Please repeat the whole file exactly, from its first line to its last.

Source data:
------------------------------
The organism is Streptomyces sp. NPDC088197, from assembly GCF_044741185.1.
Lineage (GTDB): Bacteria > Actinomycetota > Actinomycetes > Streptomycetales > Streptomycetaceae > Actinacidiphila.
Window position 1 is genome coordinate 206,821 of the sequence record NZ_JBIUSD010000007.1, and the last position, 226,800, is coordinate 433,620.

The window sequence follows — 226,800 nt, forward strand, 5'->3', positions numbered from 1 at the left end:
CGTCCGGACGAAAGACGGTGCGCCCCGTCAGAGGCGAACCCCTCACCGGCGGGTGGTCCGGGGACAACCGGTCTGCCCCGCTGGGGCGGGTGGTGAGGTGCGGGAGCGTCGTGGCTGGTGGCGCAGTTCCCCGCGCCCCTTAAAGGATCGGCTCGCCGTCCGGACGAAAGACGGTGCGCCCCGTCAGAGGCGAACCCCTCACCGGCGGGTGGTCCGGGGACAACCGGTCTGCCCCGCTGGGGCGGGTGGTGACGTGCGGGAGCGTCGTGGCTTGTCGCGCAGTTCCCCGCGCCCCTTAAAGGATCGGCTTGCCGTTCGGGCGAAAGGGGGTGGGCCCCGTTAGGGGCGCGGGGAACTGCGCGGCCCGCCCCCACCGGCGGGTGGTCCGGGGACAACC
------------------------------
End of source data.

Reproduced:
The organism is Streptomyces sp. NPDC088197, from assembly GCF_044741185.1.
Lineage (GTDB): Bacteria > Actinomycetota > Actinomycetes > Streptomycetales > Streptomycetaceae > Actinacidiphila.
Window position 1 is genome coordinate 206,821 of the sequence record NZ_JBIUSD010000007.1, and the last position, 226,800, is coordinate 433,620.

The window sequence follows — 226,800 nt, forward strand, 5'->3', positions numbered from 1 at the left end:
CGTCCGGACGAAAGACGGTGCGCCCCGTCAGAGGCGAACCCCTCACCGGCGGGTGGTCCGGGGACAACCGGTCTGCCCCGCTGGGGCGGGTGGTGAGGTGCGGGAGCGTCGTGGCTGGTGGCGCAGTTCCCCGCGCCCCTTAAAGGATCGGCTCGCCGTCCGGACGAAAGACGGTGCGCCCCGTCAGAGGCGAACCCCTCACCGGCGGGTGGTCCGGGGACAACCGGTCTGCCCCGCTGGGGCGGGTGGTGACGTGCGGGAGCGTCGTGGCTTGTCGCGCAGTTCCCCGCGCCCCTTAAAGGATCGGCTTGCCGTTCGGGCGAAAGGGGGTGGGCCCCGTTAGGGGCGCGGGGAACTGCGCGGCCCGCCCCCACCGGCGGGTGGTCCGGGGACAACC